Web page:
5 Types of Dial-up Cable

5 Types of Dial-up Cable

In today’s world, it is hard to imagine life without an internet connection. The use of the internet has become an essential part of our lives. The speed of the internet and the connections are evolving rapidly, but the road to this point was very rocky.

It is hard to imagine that the loading of a page would take ages, or that complicated designs were practically impossible. Basic designed websites and a dial-up connection were the start of a new era.

There are several ways to connect to the internet, and the first-ever invention was using a dial-up cable. Dial-up cable required a telephone to be able to connect to the server. After the dial-up, DSL, and ethernet cables took over, followed by fiber optics and wireless connection.

The best way to understand the connections that are available nowadays is to start by explaining what the dial-up system was in the beginning.

Dial-up Cable

Dial-up internet connection started a revolution era, and it was very popular at the time considering the fact that everyone wanted to try out this new possibility of exploring the internet and searching for information.

This connection was based on a cable and a telephone line, which was necessary if you wanted to establish a connection to the Internet. The connection was established via a phone connection, and the biggest withdrawal was that you couldn’t use both at a time.

The dial-up connection required the phone line to be unused, in order to function uninterrupted. When the phone rang, or you picked it up to dial a number, the internet connection would be broken, and you would need to start the connection from the beginning.

Besides the really annoying tone that was playing while the connection was being established, the dial-up connection offered very slow access to the internet, and the browsing for simple information would take ages.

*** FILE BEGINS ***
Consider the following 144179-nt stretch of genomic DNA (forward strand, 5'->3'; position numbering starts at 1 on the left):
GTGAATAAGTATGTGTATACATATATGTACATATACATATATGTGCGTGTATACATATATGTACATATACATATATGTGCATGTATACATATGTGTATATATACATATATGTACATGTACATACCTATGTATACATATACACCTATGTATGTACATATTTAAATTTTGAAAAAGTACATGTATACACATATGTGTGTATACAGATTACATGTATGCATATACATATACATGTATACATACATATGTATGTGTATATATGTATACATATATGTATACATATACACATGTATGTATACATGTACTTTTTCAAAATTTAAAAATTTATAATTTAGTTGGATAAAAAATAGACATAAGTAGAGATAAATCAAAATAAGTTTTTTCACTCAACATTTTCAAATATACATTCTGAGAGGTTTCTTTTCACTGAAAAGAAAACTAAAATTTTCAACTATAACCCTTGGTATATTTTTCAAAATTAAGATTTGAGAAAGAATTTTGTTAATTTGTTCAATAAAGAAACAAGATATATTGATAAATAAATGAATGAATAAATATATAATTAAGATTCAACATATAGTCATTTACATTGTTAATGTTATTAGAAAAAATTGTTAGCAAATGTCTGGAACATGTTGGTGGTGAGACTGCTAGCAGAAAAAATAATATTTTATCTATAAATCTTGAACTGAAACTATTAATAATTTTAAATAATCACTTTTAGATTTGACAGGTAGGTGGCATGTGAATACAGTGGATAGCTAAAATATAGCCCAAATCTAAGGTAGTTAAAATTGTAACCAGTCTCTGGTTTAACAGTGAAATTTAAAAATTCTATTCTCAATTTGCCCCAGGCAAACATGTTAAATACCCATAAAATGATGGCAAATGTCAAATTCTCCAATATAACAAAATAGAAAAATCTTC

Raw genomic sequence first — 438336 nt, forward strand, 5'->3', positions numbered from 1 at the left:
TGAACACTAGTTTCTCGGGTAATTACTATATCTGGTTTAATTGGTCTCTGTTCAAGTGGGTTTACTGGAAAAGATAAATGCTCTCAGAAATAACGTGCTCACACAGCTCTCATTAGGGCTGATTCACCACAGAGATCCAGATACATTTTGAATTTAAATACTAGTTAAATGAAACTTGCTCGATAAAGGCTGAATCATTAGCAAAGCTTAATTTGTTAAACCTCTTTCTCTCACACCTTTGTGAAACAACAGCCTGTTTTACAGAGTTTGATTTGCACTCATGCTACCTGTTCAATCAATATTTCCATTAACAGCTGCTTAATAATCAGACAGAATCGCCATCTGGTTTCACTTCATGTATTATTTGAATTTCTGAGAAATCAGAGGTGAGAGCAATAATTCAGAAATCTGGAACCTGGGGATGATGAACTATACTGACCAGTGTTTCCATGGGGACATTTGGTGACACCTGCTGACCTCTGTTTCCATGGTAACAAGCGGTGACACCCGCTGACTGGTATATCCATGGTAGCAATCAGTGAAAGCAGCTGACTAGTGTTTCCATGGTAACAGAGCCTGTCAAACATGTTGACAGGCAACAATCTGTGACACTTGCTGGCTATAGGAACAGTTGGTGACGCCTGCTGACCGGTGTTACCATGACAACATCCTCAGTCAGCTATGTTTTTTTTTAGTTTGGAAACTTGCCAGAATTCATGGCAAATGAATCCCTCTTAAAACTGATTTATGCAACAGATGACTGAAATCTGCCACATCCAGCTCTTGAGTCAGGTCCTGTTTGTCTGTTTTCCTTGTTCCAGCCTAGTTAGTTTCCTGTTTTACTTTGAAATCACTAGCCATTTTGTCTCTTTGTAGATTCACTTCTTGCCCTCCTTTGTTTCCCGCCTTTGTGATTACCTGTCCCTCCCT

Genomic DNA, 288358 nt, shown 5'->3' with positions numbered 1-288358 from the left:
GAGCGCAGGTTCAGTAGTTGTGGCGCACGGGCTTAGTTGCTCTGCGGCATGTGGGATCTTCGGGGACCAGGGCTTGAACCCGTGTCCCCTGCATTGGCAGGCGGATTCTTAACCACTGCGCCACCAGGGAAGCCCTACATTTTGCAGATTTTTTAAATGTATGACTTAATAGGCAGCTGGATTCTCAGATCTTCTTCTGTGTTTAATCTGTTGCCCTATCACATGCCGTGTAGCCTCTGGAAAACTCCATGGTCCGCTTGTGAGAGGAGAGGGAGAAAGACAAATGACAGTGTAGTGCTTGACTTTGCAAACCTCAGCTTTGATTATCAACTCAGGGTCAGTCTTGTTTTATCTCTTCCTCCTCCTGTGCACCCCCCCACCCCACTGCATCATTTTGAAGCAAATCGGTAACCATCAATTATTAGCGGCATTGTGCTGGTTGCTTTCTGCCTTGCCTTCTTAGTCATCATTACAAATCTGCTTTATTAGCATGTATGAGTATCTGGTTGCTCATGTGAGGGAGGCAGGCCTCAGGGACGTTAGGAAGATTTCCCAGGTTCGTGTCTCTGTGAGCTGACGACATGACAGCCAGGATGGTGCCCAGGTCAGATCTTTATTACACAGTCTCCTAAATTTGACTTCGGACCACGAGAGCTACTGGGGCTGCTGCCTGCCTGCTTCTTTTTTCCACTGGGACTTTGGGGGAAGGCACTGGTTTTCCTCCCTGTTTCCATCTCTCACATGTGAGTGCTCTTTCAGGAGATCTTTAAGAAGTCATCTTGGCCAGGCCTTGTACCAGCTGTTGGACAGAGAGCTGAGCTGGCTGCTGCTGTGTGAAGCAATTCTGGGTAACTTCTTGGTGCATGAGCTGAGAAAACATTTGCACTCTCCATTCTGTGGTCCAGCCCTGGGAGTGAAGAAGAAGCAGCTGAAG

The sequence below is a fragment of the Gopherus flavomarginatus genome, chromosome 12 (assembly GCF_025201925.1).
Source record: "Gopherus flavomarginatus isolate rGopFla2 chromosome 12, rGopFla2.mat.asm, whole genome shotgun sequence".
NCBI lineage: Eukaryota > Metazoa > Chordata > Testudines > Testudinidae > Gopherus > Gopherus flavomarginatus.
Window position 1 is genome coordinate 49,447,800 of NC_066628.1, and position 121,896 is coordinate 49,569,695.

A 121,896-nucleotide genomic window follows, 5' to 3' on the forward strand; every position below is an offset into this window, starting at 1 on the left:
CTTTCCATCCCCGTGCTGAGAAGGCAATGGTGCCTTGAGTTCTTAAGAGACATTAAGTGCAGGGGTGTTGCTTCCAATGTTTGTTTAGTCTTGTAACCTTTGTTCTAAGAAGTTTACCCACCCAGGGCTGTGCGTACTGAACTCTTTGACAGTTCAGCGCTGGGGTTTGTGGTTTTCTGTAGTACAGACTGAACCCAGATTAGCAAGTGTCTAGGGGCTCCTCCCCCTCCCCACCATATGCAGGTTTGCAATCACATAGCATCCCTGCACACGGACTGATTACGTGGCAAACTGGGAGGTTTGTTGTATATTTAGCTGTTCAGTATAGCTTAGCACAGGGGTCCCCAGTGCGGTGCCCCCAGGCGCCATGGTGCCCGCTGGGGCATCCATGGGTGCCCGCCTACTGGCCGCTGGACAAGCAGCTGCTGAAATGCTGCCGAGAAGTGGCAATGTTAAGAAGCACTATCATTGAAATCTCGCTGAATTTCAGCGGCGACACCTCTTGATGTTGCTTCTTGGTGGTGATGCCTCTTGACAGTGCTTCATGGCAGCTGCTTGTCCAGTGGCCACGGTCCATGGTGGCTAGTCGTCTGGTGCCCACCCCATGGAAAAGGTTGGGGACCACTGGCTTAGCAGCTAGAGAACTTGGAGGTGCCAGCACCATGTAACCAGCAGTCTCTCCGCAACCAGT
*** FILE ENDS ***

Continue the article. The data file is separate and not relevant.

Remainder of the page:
However, even nowadays in some areas, you can find dial-up connections being used. This is simply because those areas don’t have the necessary infrastructure to build a better, more stable connection. 

Digital Subscriber Line

DSL or Digital Subscriber Line solved the issue the standard dial-up cable had. It was working based on a two-way connection, so the internet connection could function without the phone being interrupted, and vice versa.

Today the DSL is the most common internet connection way, and it is perfect for home use and small business that don’t have big requirements. There are two types of DSL – ADSL and SDSL.

ADSL or asymmetrical DSL is named after the fact that the download and upload speeds are asymmetric. Usually, it is the download speed that is higher than the upload speed, since average users will usually download more content rather than uploading it.

SDSL is short for symmetrical DSL and it offers equal download and upload speeds. However, ADSL is more popular and more used than SDSL. SDSL is perfect for users who upload and download the same size of content.

Ethernet Over Cable